Founded in 1974, dancers from all over the world united to form Les Ballets Trockadero De Monte Carlo. This all male professional dance troupe perform highlights from classical ballet in a way in
which we may never have seen before.
Before the performance began at Nottingham’s Royal Concert Hall, we were teased by the humour of what was to come as the announcer told us that Madame Notgudinuv would sadly not be
performing. This joke name, among others, made us eager to see what was behind the concert hall’s heavy red curtain. As the curtain drew back, a sea of delicate white tutus glistened as floating arm
movements whispered across the stage from seated ballet positions. The dancers’ heads lifted and there was a wink and a flutter from underneath huge false eyelashes, which immediately got a titter
from the audience.
Les Sylphides was the Entree, a perfect introduction to the style of ballet we were about to have the pleasure of viewing. The star-gazing male was the focus of the humour, a principal dancer who
was incapable of being a sturdy prop for his glamorous leading ‘lady’ in her arabesque and en pointe turns; she, in fact, had to lead him across the stage. Facial expressions from her and the background
dancers told the story, as we watched them mimic all the cliché dance show disasters that are all too familiar to us; from the back-biting to the fight for centre stage. This competition among female
dancers was perfectly played out around a technically brilliant, well rehearsed and cleverly choreographed routine, and clearly to full effect as the audience was left in hysterics.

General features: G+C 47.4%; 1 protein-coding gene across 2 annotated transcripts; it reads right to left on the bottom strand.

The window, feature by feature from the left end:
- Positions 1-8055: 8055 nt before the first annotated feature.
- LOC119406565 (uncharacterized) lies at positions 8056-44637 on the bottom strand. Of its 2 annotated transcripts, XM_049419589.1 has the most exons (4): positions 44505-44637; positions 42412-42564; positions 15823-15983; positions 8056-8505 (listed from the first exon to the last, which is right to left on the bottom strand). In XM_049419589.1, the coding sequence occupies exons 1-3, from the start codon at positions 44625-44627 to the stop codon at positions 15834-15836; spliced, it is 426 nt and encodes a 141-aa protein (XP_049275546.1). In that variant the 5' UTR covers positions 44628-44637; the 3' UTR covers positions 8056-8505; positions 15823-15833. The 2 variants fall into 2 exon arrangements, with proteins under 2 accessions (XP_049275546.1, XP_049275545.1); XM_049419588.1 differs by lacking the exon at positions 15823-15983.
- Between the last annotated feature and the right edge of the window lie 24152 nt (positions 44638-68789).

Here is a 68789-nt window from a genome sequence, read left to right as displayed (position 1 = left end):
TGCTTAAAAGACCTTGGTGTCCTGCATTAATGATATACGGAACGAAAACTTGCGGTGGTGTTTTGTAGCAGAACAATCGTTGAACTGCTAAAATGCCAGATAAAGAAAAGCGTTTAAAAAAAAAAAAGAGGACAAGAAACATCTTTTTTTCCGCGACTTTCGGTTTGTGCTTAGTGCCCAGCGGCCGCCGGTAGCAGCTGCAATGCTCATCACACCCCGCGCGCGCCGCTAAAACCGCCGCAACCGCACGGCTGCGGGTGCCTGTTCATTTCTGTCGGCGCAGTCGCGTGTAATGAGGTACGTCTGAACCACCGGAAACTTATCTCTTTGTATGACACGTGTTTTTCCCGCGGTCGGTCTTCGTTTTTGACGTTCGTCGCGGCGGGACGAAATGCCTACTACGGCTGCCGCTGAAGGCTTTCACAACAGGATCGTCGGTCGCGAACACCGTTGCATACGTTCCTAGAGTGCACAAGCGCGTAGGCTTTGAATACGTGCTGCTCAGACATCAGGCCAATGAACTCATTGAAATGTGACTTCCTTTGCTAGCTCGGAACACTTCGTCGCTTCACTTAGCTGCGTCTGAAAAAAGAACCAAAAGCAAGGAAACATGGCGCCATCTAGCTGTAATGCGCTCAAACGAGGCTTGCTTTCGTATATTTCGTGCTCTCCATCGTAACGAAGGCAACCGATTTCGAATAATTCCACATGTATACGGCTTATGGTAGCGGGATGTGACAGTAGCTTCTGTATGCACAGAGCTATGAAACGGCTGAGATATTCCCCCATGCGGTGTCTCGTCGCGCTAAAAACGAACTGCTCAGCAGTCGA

The control and grace from these captivating dancers had me engrossed to the point that I almost forgot I was watching an all male troupe, hey certainly had the ‘port de bras’ but perhaps without the
We sat through classic after classic in awe of these dancers’ explosive athleticism, panache, and camp representation.
When Tchaikovsky’s Dying Swan was performed by Ida Nevasayneva (Paul Ghiselin) his fabulous solo performance was not going to come to an end that easily. The flapping of his arms and shedding of a flurry of feathers from his tutu, the odd knee tremble, and his final dying moment, milked the performance for all he its worth, resulting in a huge laugh from the audience and an even larger applause at the end.
The Trocks seem to have tremendous fun both on the stage and in the make-up and costume box, but you cannot forget that without this firm knowledge of dance and disciplined rehearsal they
would not be able to perform their so-called fumbled routines.
You could tell by the mix in the audience that their aim to reach out to a wide audience has been achieved, from the ballet expert to the average theatre goer, both old and young. Their show is thoroughly entertaining; the only worry is that I may never be able to watch a ballet in the same light again.